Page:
An Introduction to Cognitive Stimulation Therapy
Cognitive Stimulation Therapy (CST) is a brief, evidence-based treatment for people with mild to moderate dementia. UK Government NICE guidance on the management of dementia recommends of group Cognitive Stimulation Therapy for people with mild to moderate dementia (1).
Group CST treatment involves 14 or more sessions of themed activities, which typically run twice weekly. Longer-term, or 'Maintenance CST', is outlined in a published treatment manual (2). Sessions aim to actively stimulate and engage people with dementia, whilst providing an optimal learning environment and the social benefits of a group. The effects of CST appear to be of a comparable size to those reported with the currently available pharmacological treatments for dementia (3).
Where is CST available?
CST is widely used across the UK, and is offered by NHS trusts and charities. Find out more on our page Accessing CST.
CST is now also being used globally, with work ongoing in at least 34 countries. Visit the UCL International CST Centre website for more information about CST around the world, current research projects, and international events and conferences.
Who can deliver Cognitive Stimulation Therapy?
CST treatment can be administered by anyone working with people with dementia, such as care workers, psychologists, occupational therapists or nurses. CST groups can take place in various settings including residential homes, hospitals or day centres. Practitioners can learn to provide CST for people with dementia by following the CST manual or attending training.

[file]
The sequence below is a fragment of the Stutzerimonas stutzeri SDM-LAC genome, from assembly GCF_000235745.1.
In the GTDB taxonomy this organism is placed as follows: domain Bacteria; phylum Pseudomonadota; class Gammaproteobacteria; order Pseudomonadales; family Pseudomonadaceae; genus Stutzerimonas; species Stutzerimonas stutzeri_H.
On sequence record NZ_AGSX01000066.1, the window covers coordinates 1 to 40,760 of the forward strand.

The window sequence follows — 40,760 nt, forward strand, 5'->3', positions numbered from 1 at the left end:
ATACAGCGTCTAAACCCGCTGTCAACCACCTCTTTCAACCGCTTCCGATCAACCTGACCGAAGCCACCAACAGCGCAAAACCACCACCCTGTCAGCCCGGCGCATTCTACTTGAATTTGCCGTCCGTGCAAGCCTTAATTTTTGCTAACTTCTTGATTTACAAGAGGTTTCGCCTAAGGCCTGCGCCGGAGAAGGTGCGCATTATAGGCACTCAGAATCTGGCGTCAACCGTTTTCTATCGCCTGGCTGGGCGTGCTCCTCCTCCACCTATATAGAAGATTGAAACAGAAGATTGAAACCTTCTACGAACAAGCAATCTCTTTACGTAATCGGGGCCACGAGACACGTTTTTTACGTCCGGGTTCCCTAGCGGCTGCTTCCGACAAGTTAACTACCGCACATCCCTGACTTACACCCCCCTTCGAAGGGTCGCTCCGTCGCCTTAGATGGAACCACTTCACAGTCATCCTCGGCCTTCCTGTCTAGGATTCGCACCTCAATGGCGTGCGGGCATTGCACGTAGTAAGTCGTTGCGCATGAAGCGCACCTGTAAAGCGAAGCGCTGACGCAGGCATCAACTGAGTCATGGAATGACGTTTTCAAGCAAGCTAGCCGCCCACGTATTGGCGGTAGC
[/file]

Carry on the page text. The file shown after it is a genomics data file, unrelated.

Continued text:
Can Cognitive Stimulation Therapy be delivered one-to-one?
More recently, a one-to-one individualised version of CST, known as iCST, has been developed. Sessions follow similar themes and principles to group CST, and can be offered by family carers of health professionals. Visit the UCL iCST website for more information or the iCST Dementia Training and Consultancy website to book training.
What are the treatment options for dementia?
Dementia is an umbrella term used to describe a range of neurodegenerative diseases or conditions. They are often characterised by symptoms such as memory loss, difficulty planning or making decisions and trouble with language or thinking. Alzheimer’s disease and vascular dementia are the most common forms.
Unfortunately, there is currently no cure for dementia. However, some medications, called acetylcholinesterase inhibitors, are available to help with symptoms and can be prescribed by a GP in the UK. In other countries, these medications may not be available and you should discuss your options with your primary physician.
Medication is not appropriate for everyone and there are alternative therapies that people can access. One of these is CST but there are many more including Reality Orientation Therapy and Reminiscence Therapy. Of the alternative therapies available, it is generally accepted that CST has the best evidence base for improving some of the cognitive symptoms of dementia and improving quality of life.